Florida city sends $742K to fraudsters as it bites the BEC hook
We’re changing our banking information, said the sham email purporting to be from a construction company working on an international airport in the Florida city of Ocala.
The message pretended to come from Ausley Construction, a bona fide firm that’s working on the $6.1m project of constructing a new terminal at the 17,500-square foot Ocala International Airport – and included the proper form to change the routing and account number, plus a copy of a voided check from the account.
It was all right and proper-looking, as are the most sophisticated Business Email Compromise (BEC) scams, and, of course, utterly bogus.
The spearphishing email worked. As reported by local paper Ocala Star Banner, the city is now $742,376.73 lighter.
According to reports from Ocala Mayor Kent Guinn and the Ocala Police Department, in September, a city senior accounting specialist got the phishing email in September. The next month, Ausley Construction submitted a legitimate invoice for nearly $250K.
The next day, on 18 October, the city paid the invoice. Ausley never saw that money, though. On 22 October, the firm let the city know that it was still waiting to be paid, and that’s when the fraud came to light.
A growing money-making racket
BEC scams like this one, and the amount of profits they’re netting crooks, are exploding. In its 2018 Internet Crime Report, the FBI said that it received 20,373 BEC/email account compromise (EAC) complaints last year, reflecting losses of over $1.2 billion.
In August 2019, a county in the US state of North Carolina fell hard in a BEC scam – as in, $1,728,083 worth of hard – that was similar to the Ocala ripoff. It, too, paid a “contractor” posing as a legitimate firm building a new school for the Cabarrus County Schools District.
Then, a few months ago, Portland Public Schools escaped a $2.9m BEC scam by the skin of its teeth. The transaction was already in the works, but the banks involved managed to freeze the funds in time.
These scams typically involve legitimate business email accounts that have been compromised, be it through social engineering or computer intrusion, to initiate unauthorized transfers.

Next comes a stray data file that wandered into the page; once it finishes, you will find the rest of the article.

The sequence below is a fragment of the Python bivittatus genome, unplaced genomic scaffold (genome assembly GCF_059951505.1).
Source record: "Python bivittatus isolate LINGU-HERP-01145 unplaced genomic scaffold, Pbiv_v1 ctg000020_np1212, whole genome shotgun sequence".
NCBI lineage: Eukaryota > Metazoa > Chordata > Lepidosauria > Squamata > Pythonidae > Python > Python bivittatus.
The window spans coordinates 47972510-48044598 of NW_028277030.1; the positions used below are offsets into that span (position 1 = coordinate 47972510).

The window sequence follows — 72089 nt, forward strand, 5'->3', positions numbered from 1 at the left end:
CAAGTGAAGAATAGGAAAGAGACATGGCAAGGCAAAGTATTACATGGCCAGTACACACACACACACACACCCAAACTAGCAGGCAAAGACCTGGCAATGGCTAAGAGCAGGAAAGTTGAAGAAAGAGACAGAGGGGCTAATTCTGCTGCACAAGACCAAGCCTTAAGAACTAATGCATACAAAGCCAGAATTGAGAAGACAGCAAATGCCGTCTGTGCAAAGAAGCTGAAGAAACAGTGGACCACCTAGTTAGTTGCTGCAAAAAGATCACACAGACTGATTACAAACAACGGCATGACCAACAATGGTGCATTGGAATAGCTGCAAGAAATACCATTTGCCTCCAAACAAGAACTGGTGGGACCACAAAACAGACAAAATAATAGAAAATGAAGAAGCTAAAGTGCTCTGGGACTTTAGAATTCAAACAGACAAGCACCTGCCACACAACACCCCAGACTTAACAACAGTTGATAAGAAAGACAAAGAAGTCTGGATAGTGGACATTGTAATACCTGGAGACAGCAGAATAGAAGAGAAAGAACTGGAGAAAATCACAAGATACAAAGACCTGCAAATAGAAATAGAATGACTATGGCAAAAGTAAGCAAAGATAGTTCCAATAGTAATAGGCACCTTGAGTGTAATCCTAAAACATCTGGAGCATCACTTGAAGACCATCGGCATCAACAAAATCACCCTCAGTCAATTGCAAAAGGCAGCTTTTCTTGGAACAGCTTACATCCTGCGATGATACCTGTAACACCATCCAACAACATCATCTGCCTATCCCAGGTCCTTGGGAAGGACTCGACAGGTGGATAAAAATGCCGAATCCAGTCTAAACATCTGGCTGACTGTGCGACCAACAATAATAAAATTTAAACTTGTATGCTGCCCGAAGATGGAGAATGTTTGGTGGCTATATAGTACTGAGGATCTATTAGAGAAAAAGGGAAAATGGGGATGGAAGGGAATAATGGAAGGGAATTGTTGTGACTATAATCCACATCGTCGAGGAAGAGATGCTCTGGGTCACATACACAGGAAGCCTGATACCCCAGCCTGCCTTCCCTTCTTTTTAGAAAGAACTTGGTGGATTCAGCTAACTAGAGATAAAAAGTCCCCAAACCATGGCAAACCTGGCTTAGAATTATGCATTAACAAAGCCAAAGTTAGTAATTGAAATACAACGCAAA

The FBI says BEC scammers are becoming increasingly sophisticated. From the FBI’s 2018 Internet Crime Report:
In 2013, BEC/EAC scams routinely began with the hacking or spoofing of the email accounts of chief executive officers or chief financial officers, and fraudulent emails were sent requesting wire payments be sent to fraudulent locations.
Through the years, the scam has seen personal emails compromised, vendor emails compromised, spoofed lawyer email accounts, requests for W-2 information, and the targeting of the real estate sector.
These guys have it down pat. In one whaling attack (one that’s targeted at the biggest fish in an organization, such as a CEO or CFO) against two tech companies a few years ago, the scammer came up with forged invoices, contracts, and letters that looked like they’d been executed and signed by executives and agents of the tech companies.
The documents bore fake corporate stamps embossed with the companies’ names that were submitted to banks to corroborate the big sums that were fraudulently transmitted via wire transfer: a total of more than $100,000,000.
In the Ocala scam, the crooks used a former Ausley worker’s name in their spearphishing email. The former Ausley employee told police that they weren’t the one who sent that message, though. In fact, the email address showed a tiny difference that would have marked it as illegitimate, but only to employees who are a) paranoid and/or b) eagle-eyed. Namely, instead of
@ausleyconstruction.com, the email address had an extra “s” at the end, as in,
@ausleyconstructions.com. According to the police report, the fake address was created on 1 September 2019.
Officials have reportedly filed a claim with the city’s insurance provider for the loss and are reviewing their internal policies to avoid falling victim to a repeat scam.